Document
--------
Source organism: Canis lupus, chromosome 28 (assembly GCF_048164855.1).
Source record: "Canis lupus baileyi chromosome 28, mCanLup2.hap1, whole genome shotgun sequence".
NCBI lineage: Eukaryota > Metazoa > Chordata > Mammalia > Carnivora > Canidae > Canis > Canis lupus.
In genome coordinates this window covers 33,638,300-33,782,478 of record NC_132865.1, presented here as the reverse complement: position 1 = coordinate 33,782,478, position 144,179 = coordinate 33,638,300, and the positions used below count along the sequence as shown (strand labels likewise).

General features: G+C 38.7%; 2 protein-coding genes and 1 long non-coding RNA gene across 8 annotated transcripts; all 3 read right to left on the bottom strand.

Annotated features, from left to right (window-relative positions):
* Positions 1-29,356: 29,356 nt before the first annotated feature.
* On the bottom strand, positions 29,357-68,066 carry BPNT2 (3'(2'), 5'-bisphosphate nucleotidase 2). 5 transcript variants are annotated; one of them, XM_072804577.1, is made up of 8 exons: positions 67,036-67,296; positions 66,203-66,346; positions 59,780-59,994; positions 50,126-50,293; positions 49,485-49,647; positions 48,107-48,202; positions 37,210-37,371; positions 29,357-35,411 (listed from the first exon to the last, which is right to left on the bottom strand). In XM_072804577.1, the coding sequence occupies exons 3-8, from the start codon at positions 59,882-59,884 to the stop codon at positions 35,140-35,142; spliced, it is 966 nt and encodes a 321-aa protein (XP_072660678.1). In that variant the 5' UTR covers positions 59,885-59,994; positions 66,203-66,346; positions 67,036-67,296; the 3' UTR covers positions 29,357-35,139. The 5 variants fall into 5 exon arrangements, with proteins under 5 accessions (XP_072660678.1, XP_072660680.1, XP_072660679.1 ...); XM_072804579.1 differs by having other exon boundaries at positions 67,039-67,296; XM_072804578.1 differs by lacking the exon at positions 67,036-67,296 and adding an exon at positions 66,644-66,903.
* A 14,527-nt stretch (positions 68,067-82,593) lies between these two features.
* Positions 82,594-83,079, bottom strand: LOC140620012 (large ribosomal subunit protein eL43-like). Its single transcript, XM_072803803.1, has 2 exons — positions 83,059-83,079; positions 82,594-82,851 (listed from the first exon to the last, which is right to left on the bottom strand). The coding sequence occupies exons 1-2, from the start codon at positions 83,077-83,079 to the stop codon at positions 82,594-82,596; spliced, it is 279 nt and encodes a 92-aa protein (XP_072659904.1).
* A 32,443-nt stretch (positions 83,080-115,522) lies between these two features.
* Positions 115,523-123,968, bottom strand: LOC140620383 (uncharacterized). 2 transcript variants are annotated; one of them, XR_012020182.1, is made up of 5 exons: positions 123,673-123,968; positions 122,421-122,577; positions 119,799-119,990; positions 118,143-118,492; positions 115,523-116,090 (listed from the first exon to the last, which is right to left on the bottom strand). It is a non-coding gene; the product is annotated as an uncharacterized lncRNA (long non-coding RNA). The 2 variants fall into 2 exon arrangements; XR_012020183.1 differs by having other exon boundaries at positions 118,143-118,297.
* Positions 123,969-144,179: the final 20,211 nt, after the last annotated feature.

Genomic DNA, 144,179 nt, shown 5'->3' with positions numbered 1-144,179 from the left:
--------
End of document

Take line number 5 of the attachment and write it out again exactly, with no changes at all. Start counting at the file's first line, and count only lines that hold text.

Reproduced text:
General features: G+C 38.7%; 2 protein-coding genes and 1 long non-coding RNA gene across 8 annotated transcripts; all 3 read right to left on the bottom strand.